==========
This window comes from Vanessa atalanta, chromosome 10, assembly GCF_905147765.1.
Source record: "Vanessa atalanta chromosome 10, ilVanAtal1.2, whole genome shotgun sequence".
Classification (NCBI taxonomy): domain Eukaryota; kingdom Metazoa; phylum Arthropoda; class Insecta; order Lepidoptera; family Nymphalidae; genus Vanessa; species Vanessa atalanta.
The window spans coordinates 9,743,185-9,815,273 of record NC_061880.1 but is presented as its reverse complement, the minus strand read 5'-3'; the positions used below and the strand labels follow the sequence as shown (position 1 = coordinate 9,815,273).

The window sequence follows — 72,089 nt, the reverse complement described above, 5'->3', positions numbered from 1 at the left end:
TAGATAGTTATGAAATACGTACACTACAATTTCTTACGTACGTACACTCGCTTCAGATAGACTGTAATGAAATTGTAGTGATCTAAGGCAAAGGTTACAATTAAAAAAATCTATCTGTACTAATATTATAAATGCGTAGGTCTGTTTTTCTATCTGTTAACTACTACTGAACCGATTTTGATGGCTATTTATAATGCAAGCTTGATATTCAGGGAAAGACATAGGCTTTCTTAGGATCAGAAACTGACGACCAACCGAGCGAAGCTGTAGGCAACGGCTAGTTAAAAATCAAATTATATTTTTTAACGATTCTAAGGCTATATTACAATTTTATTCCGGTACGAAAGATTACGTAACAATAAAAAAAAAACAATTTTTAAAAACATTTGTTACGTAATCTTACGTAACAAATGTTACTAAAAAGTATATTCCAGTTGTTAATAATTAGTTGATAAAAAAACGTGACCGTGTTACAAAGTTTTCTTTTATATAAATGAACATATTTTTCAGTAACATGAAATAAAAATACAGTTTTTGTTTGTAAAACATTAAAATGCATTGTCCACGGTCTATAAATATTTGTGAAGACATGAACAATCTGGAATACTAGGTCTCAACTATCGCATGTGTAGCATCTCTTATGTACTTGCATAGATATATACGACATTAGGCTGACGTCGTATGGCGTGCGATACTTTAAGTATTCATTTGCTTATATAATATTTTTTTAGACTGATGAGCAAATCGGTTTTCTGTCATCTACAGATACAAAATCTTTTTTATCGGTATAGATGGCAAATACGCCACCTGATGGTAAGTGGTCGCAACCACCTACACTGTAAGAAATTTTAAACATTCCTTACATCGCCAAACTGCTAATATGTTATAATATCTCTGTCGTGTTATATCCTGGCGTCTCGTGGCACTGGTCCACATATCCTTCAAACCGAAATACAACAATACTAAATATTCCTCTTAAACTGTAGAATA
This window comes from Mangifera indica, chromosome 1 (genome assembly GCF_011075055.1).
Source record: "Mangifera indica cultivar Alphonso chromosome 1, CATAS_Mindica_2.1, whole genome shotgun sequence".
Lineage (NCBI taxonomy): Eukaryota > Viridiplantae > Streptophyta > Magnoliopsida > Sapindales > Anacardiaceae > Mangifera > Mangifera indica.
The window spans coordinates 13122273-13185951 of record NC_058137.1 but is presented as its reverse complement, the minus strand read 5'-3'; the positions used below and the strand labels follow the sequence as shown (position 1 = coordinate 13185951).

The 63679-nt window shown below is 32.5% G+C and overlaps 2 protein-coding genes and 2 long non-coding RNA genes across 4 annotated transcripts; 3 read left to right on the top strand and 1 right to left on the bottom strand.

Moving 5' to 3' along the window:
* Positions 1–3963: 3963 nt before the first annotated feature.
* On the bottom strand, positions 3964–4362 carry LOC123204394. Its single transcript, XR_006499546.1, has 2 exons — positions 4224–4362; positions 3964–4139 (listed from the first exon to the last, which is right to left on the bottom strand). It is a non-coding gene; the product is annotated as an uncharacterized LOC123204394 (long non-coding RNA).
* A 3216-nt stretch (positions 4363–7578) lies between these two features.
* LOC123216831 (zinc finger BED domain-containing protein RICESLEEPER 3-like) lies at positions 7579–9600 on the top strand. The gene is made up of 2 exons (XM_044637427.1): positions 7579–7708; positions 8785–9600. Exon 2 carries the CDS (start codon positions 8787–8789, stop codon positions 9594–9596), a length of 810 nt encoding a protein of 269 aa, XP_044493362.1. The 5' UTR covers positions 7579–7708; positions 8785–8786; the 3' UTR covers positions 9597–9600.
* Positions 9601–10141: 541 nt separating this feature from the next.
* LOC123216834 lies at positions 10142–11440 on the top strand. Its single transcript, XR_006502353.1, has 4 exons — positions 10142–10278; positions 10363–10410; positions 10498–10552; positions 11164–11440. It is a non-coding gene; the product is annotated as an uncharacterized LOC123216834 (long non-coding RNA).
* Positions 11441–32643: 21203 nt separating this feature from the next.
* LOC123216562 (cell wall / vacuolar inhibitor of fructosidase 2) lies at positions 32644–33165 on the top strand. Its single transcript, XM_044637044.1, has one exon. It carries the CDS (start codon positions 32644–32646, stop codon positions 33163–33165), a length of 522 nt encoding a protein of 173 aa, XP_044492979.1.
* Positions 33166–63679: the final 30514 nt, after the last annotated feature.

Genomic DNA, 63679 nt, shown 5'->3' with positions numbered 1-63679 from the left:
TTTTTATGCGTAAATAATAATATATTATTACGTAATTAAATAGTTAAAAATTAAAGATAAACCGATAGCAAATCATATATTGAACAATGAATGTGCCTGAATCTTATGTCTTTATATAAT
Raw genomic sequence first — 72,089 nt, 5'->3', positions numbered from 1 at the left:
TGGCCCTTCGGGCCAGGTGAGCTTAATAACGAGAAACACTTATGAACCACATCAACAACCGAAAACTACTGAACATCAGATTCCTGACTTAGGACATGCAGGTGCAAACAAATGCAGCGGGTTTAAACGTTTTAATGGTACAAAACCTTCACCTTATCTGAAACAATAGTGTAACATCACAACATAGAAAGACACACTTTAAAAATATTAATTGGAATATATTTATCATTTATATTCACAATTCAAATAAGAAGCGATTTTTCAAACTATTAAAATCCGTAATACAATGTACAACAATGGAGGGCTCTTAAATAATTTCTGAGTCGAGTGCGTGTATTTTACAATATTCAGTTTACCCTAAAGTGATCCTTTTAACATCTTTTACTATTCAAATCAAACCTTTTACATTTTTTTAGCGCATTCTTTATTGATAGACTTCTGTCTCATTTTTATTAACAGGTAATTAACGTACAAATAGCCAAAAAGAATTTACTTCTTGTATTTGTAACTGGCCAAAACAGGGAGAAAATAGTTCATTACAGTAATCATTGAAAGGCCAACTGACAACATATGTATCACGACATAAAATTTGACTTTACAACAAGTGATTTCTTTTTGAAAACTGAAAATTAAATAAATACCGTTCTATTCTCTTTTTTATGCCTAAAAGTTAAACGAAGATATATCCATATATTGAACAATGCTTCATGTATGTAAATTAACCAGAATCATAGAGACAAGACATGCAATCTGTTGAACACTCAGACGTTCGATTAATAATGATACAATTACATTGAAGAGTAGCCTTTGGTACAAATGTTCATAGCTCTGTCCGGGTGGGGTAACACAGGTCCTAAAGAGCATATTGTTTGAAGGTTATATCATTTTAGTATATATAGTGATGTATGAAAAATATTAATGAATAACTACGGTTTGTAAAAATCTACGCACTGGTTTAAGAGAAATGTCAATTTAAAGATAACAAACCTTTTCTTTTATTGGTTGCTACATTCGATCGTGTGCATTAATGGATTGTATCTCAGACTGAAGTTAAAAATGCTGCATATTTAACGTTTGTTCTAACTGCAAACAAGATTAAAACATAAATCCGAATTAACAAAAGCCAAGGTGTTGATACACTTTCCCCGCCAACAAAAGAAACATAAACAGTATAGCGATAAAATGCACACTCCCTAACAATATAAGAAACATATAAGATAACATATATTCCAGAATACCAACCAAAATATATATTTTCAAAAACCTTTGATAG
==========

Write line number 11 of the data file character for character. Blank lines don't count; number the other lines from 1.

The 63679-nt window shown below is 32.5% G+C and overlaps 2 protein-coding genes and 2 long non-coding RNA genes across 4 annotated transcripts; 3 read left to right on the top strand and 1 right to left on the bottom strand.